Fort Worth — At the end of 2014, I discovered themes and comparisons wherever I looked on my 12-month list of the plays I’d attended. So many shows, to my surprise, were almost too easy to pair up. As I thought about them together, I began to hear them in conversation, intriguing ideas and observations bouncing back and forth between two playwrights and two sets of characters.
This year, not so much.
The shows I saw were all over the map in style, tone and message, it’s true—but frankly, that’s a more normal state of affairs in any theatrical year: Lear rubbing elbows with Rothko, Freud bumping into (many men named) Watson, Don Quixote and D’oh, Homer Simpson, having separate but equally unpredictable adventures. All these characters and more were seen and heard from, and much to the betterment of our minds and spirits.
For reasons that fall under the heading TMI, I won’t explain why more of my theater-going this year was confined to my own Fort Worth backyard. But at the western end of the Metroplex, it was an outstanding 12 months of creative and surprising shows. Herewith some highlights:
Plenty of angst-ing fathers manifested onstage this year, in plays like Stolen Shakespeare Guild’s Romeo and Juliet and their nicely done Our Town. The father in Circle Theatre’s production of Jon Robin Baitz’s Other Desert Cities touched my heart—as did the reverend “Fathers” of their Mass Appeal. And David Coffee didn’t so much cap a career as King Lear with Trinity Shakespeare Festival as he simply lived up to our long-held belief that he can do anything on a stage, from belly-laugh comedy to heartbreak. Hats off, Mr. C.
Aristotelian unities of time and place were blown to bits in fascinating new plays produced by several companies in town. Circle Theatre’s production of Lauren Gunderson’s I and You told a story of caring and hope that confounded our usual perceptions of reality and the passing of time. Stage West’s crackling and convoluted production of Madeleine George’s The (curious case of the) Watson Intelligence lobbed us back and forth from modern to Victorian times for a look at love and invention from angles human, robotic, and spaces in between. And again at Stage West, an absorbing premiere of Anne Washburn’s Mr. Burns, a post-electric play let us time-jump through decades of a post-apocalyptic world—in which an episode of The Simpsons became a cultural touchstone and a source of healing.
New “takes” on existing plays (or characters from literature and history) abounded. As noted, both Sherlock’s Watson and evil TV tycoon Mr. Burns went time-traveling. Amphibian Stage Productions’ lively and poignant production of Brenda Withers’ The Quixotic Days and Errant Nights of the Knight Errant Don Quixote soared on the buddy-chemistry between its Don Q and Sancho (Jeremy Schwartz and Ivan Jasso). At Amphibian, artistic associate Scott Zenreich’s loving adaptation of Eric Kimmel’s Hershel and the Hannukah Goblins brought this Caldecott Honor book (itself a take on an old Jewish folk character) to life for hundreds of kids and their families. Also at Amphibian, the colliding, intertwining minds of Freud and C.S. Lewis made Freud’s Last Session a real joy.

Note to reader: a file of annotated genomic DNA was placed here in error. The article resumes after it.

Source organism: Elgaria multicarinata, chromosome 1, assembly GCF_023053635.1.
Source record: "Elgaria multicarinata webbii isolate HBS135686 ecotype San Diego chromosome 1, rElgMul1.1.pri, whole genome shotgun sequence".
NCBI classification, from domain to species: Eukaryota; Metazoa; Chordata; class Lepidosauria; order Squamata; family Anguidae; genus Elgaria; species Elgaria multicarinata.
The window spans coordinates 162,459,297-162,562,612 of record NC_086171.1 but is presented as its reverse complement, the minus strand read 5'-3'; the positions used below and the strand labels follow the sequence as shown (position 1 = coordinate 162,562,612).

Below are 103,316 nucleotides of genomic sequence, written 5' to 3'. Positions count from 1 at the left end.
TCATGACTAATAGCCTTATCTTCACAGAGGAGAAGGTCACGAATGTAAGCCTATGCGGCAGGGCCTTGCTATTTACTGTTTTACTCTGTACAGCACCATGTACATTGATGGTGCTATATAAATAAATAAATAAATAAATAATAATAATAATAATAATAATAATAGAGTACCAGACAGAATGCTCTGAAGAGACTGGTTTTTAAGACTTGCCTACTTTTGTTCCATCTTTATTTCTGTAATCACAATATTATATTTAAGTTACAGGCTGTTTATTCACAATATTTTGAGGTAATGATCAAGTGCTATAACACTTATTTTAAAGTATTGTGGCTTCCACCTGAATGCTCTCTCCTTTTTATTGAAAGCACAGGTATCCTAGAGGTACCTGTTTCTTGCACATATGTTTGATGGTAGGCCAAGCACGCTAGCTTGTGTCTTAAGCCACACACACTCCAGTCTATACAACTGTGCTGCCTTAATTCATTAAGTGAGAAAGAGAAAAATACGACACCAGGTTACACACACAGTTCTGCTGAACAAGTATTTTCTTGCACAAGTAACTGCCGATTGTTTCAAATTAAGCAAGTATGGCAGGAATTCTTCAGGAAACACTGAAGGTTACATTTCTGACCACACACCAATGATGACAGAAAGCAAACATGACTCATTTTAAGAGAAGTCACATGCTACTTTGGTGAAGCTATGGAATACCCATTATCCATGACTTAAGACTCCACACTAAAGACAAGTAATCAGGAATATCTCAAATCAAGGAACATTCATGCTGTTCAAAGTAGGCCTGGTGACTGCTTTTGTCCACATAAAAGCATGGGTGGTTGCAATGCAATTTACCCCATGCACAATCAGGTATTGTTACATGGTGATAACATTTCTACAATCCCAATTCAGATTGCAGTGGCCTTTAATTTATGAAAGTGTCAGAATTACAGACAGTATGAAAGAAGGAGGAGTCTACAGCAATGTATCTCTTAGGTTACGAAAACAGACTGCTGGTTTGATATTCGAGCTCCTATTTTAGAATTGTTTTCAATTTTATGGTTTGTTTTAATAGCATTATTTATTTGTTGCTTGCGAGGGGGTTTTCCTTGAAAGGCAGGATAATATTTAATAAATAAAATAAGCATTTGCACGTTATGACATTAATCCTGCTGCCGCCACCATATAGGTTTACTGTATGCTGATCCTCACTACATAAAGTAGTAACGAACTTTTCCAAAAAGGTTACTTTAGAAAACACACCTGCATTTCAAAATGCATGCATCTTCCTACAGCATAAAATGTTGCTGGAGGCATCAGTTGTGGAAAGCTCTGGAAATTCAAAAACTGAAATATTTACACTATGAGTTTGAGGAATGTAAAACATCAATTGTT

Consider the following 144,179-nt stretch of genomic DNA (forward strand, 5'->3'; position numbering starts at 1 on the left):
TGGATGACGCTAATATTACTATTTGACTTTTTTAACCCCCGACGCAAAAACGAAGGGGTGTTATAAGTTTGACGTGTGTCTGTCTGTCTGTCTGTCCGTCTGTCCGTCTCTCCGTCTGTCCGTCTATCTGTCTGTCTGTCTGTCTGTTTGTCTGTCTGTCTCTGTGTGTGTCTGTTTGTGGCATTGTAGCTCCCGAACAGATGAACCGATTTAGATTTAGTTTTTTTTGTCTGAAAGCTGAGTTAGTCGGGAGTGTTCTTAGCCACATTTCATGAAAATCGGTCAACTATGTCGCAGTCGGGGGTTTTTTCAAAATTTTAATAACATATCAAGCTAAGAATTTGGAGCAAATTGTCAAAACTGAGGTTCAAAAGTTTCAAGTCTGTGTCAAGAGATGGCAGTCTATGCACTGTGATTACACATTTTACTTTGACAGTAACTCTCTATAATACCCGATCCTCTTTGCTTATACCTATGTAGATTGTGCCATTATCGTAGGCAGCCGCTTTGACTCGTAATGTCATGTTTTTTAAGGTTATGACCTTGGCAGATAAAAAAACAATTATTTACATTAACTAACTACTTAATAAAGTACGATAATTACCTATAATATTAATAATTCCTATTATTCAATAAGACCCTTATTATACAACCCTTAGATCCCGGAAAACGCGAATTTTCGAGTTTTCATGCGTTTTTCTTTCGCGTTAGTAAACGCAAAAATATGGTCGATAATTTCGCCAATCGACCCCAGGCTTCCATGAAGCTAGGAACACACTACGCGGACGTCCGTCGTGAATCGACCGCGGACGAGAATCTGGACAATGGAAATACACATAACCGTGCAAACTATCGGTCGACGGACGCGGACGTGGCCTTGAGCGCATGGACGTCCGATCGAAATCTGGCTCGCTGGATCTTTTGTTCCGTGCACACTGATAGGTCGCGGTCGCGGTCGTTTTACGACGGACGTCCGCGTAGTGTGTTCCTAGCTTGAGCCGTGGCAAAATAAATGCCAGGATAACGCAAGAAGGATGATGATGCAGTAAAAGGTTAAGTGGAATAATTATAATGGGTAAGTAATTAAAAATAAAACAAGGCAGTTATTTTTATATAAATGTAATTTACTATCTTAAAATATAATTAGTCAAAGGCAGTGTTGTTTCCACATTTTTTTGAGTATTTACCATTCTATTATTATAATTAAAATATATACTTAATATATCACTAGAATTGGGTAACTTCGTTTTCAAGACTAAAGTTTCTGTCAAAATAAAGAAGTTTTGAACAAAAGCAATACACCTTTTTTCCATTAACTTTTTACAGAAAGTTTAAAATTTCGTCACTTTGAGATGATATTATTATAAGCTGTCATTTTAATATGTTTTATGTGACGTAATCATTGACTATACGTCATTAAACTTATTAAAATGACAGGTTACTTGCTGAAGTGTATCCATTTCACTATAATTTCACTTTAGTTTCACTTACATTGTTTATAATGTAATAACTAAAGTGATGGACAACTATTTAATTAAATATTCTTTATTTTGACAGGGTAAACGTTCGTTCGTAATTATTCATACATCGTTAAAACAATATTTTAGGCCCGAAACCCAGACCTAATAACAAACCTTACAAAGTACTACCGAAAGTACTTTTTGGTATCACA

Gotta Sing, Gotta Dance!
Musicals were in good supply this year, as the happy cross-county partnership between Performing Arts Fort Worth and Dallas Summer Musicals continued. Notable productions of Kinky Boots and Once were among the shows shared by both cities, but homegrown productions did equally well. Casa Mañana did a great job with Buddy: The Buddy Holly Story, and answered the Dallas Theater Center’s interestingly “Mad-Max” 2014 Les Misérables with a straight-up, puffy-shirted, gorgeously sung version of its own in 2015—proving that the music is this show’s greatness, no matter how its characters are costumed. Stolen Shakespeare Guild added to the company’s growing reputation for well-done (on a shoestring) musical productions; this year’s crop included a particularly fresh, well-sung Oklahoma! And Jubilee Theatre blew me away with their vibrant production of The Color Purple.
There were a few clunkers on my naughty-nice list for the year, but in the spirit of the season, they will go unmentioned. Happy New Year to all—and may many good shows come your way. Thanks for your continued support of the great, diverse, living and breathing theater scene we’ve been growing around these parts for the past few decades!
2015: Year in Review
- Monday, Dec. 28 Margaret Putnam's Year in Dance
- Monday, Dec. 28 Cheryl Callon's thoughts on the year in dance
- Monday, Dec. 28 Katie Dravenstott's thoughts on the year in dance
- Monday, Dec. 28 Columnist Danielle Georgiou's Year
- Tuesday, Dec. 29 Gregory Sullivan Isaacs' Year in Classical Music and Opera
- Tuesday, Dec. 29 J. Robin Coffelt's thoughts on the year in classical music
- Tuesday, Dec. 29 M. Lance Lusk's Year in Shakespeare
- Wednesday, Dec. 30 Jan Farrington's thoughts on the year in theater
- Wednesday, Dec. 30 Martha Heimberg's thoughts on the year in theater
- Wednesday, Dec. 30 David Novinski's thoughts on the year in theater
- Thursday, Dec. 31 Amy Martin's Year in Comedy
- Friday, Jan. 1 Mark Lowry's Year in Theater
- Sunday, Jan. 10 TheaterJones writers look forward to 2016
- Monday, Jan. 11 The top performing arts news of the year